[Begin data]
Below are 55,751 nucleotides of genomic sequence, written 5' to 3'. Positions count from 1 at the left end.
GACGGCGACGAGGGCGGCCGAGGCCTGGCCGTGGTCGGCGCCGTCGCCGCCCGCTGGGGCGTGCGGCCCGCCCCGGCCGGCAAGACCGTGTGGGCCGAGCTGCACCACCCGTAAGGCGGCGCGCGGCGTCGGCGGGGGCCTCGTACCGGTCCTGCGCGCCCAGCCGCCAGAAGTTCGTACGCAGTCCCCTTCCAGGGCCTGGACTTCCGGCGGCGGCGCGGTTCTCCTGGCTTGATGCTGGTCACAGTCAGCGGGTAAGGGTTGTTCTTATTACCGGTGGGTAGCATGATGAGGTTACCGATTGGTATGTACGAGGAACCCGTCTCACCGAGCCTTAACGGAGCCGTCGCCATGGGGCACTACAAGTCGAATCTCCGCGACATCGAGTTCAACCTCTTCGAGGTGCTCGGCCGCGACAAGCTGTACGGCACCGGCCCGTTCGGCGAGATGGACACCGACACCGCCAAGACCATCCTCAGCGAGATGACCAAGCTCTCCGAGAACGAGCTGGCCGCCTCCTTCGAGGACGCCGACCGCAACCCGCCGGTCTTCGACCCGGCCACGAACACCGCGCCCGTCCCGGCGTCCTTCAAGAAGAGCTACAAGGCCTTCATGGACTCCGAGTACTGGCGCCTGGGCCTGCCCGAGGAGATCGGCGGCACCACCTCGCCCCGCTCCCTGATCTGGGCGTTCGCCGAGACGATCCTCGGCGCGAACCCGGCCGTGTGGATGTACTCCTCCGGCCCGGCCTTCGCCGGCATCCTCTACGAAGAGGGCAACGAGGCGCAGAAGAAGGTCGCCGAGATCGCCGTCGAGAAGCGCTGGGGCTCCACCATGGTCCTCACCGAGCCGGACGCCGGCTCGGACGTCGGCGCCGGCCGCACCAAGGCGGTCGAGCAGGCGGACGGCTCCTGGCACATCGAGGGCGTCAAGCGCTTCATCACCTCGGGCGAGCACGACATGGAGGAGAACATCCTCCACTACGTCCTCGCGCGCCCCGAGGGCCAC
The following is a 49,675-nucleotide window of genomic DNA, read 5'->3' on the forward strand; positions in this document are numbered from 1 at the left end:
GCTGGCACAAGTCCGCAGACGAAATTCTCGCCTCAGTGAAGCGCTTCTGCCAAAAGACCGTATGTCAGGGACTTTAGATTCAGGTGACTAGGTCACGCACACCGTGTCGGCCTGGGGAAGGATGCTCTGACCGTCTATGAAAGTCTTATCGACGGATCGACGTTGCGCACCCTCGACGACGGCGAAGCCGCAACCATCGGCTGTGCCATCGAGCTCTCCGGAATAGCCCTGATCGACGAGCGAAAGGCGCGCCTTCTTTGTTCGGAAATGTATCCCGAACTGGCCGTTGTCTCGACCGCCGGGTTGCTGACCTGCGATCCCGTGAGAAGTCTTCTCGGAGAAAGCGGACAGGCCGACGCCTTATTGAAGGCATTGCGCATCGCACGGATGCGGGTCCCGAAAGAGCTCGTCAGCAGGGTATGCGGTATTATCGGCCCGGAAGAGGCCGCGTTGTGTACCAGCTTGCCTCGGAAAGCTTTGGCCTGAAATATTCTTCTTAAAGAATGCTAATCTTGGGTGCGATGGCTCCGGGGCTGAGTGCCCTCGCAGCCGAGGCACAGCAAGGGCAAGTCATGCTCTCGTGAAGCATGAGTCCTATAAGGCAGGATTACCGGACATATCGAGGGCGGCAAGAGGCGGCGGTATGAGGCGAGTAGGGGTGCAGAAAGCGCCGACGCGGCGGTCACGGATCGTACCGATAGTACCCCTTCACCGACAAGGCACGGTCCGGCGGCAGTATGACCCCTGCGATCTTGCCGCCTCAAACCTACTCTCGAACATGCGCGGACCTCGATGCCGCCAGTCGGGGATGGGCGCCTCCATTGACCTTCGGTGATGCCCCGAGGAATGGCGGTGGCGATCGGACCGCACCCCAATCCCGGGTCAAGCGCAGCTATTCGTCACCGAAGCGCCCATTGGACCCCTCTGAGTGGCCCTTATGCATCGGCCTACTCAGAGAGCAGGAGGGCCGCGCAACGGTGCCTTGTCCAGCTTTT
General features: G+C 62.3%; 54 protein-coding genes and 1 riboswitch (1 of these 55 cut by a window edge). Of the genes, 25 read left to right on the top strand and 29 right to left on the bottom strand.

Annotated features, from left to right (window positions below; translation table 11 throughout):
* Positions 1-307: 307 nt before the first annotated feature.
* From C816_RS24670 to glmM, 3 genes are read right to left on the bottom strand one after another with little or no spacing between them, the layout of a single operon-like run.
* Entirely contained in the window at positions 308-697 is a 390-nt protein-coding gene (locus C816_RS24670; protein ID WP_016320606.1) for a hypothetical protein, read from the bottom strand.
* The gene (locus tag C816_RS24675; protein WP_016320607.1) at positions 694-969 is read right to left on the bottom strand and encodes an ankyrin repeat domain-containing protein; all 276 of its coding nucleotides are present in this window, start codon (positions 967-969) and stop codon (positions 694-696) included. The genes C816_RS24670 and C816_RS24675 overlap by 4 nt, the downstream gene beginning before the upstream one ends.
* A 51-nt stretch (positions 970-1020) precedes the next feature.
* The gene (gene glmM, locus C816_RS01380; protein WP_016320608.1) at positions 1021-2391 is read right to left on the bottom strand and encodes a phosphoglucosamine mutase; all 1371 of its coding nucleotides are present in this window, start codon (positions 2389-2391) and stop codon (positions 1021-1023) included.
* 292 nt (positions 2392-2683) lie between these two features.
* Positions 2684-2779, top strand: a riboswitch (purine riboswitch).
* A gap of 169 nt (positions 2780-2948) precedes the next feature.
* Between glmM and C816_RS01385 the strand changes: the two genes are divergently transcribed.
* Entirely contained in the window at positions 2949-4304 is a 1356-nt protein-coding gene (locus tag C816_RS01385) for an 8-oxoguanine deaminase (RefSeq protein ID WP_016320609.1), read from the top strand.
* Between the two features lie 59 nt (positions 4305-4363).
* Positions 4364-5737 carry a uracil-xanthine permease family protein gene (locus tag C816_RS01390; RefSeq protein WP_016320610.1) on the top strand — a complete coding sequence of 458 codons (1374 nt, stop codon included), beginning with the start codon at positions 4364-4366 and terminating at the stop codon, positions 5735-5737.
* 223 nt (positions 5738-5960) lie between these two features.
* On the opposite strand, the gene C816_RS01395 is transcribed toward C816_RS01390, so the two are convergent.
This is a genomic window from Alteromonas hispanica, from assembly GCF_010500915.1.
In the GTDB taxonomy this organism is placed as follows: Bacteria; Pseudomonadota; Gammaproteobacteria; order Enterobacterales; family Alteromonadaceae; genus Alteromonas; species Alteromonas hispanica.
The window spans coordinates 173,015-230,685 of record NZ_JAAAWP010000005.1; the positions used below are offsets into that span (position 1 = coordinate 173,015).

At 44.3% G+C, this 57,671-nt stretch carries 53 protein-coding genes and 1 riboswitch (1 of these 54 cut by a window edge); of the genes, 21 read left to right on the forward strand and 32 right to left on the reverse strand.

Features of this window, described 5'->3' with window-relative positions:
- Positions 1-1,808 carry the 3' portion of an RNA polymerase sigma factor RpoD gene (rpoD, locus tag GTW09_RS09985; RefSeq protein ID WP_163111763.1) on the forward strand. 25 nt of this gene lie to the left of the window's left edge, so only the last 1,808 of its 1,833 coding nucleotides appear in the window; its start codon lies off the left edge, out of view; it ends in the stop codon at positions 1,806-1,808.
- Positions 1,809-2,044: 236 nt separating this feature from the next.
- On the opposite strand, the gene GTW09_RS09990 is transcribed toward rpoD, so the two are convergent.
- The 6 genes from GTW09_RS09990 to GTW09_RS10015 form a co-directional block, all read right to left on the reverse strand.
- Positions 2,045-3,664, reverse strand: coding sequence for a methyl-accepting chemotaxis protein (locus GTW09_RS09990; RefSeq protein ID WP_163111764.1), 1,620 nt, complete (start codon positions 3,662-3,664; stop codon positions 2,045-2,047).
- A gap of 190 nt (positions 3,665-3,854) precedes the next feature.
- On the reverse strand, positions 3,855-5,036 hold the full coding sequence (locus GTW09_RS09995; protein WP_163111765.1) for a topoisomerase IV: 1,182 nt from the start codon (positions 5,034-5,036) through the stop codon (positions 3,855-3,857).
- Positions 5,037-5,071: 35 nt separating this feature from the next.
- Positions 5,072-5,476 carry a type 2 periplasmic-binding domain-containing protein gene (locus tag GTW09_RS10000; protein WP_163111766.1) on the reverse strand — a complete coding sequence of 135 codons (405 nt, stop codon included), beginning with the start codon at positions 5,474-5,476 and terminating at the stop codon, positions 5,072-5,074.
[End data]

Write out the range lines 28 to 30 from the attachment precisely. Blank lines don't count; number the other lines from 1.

- Positions 1,809-2,044: 236 nt separating this feature from the next.
- On the opposite strand, the gene GTW09_RS09990 is transcribed toward rpoD, so the two are convergent.
- The 6 genes from GTW09_RS09990 to GTW09_RS10015 form a co-directional block, all read right to left on the reverse strand.